The Planted Tank Forum banner
1 - 7 of 7 Posts

·
Registered
Joined
·
4 Posts
Discussion Starter · #1 · (Edited)
Hello all! I am looking to begin my first planted fish tank. I've never done a planted tank before and it has been years since I last had a fish tank so I want to do things right. I am looking at getting a 55 gallon tank and want to do a combination of low-tech plants and fish. I love the look of natural tanks, as if you were looking at a cutout of nature itself. I've been doing a lot of research but I'd love to get some advice and opinions on some start-up options. Here is what I had in mind so far:

Equipment
  • 55 gallon tank w/ glass canopy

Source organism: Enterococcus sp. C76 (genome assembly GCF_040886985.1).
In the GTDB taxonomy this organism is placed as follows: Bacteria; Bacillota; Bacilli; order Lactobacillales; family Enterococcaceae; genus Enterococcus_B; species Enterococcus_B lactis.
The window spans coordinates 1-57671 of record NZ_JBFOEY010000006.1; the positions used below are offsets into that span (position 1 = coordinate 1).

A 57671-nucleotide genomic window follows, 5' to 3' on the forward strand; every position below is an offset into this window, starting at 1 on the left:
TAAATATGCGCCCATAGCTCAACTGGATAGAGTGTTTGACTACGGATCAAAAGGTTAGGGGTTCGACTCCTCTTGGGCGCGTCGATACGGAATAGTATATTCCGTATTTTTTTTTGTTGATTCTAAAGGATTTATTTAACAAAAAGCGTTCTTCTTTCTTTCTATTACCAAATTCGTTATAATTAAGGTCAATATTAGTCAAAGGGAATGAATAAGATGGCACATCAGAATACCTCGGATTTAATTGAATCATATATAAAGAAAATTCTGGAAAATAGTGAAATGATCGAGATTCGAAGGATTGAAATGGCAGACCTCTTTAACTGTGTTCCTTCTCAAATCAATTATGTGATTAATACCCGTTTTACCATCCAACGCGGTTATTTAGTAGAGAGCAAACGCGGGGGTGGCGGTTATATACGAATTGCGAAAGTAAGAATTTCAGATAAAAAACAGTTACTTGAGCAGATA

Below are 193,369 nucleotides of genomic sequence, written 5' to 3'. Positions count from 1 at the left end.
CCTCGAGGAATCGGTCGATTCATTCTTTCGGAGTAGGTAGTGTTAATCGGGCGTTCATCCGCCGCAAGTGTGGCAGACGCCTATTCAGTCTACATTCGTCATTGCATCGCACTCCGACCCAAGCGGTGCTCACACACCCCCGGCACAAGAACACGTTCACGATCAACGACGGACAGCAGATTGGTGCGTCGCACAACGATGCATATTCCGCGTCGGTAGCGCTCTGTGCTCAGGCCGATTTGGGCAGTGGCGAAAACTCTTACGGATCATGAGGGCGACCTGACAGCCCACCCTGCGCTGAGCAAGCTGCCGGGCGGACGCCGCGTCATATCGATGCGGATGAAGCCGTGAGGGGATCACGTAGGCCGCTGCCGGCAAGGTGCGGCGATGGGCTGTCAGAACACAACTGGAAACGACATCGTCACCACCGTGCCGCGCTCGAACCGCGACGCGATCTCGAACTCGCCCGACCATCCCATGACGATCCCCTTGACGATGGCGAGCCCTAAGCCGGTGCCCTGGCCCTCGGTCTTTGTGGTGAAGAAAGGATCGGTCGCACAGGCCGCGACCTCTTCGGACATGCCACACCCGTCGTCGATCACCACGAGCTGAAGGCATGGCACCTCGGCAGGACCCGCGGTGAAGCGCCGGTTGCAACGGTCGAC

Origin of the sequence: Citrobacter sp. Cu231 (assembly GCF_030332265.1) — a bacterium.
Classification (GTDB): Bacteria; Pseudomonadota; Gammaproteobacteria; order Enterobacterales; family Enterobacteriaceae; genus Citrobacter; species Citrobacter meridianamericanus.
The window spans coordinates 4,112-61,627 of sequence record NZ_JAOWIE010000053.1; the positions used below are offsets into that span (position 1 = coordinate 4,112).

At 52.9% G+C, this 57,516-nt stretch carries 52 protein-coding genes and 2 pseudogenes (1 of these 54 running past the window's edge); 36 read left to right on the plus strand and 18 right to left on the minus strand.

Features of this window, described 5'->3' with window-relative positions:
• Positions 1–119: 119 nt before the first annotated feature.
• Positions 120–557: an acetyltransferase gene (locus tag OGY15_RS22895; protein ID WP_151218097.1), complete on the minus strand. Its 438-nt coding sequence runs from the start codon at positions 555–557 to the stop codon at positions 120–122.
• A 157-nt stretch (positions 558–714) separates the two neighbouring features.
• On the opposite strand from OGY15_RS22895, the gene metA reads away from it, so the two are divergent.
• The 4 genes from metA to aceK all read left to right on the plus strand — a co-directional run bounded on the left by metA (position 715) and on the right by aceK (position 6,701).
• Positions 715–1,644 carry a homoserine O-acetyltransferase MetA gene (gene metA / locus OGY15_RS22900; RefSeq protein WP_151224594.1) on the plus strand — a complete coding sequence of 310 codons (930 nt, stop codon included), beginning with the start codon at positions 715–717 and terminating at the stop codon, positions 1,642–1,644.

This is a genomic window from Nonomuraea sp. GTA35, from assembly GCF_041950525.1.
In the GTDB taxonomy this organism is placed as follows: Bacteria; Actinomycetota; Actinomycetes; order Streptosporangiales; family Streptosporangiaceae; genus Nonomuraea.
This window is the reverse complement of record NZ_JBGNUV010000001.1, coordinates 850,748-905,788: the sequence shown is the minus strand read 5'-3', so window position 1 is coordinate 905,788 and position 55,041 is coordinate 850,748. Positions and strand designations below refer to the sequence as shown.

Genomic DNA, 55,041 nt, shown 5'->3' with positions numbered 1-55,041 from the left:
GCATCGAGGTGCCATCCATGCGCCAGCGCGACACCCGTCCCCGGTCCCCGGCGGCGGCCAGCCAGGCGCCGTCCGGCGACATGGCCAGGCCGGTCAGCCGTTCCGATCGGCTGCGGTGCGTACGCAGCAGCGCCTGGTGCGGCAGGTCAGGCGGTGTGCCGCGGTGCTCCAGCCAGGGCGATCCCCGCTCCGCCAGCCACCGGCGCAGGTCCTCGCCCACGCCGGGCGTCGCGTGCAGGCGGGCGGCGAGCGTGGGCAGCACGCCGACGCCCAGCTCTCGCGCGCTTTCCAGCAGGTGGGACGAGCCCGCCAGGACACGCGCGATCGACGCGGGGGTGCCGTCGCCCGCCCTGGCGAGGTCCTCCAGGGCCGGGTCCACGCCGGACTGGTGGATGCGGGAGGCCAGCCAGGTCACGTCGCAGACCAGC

• Fluval 407 canister filter
  • Eheim Jager 300w heater
  • Hygger Advanced Full Spectrum Light (42W 48-54")
Fish (introduced over time)
  • Tetra (neon, cardinal, green fire)
  • Dwarf Chain Loach
  • Clown Killifish
  • Rams
  • Amano Shrimp (or smaller if I don't get the Rams)
  • Dwarf Gourami
  • Stiphodon Goby
I'm using AqAdvisor to get an idea of number and it looks like I could safely have around 40 fish which is awesome (heavier on the Tetras of course).

Here is where I am looking for help:
  • Is this a reasonable setup?
  • What kind of substrate would you recommend for a natural look but also good for plants and maybe some bottom-dwellers (including the Stiphodon Goby). I'm thinking fine sand with some smooth pebbles mixed in. I'm nervous about fine sand with it getting caught up in the filter or looking to much like a reef with non-reef fish (but I could certainly be wrong on both fronts there, I don't have any experience).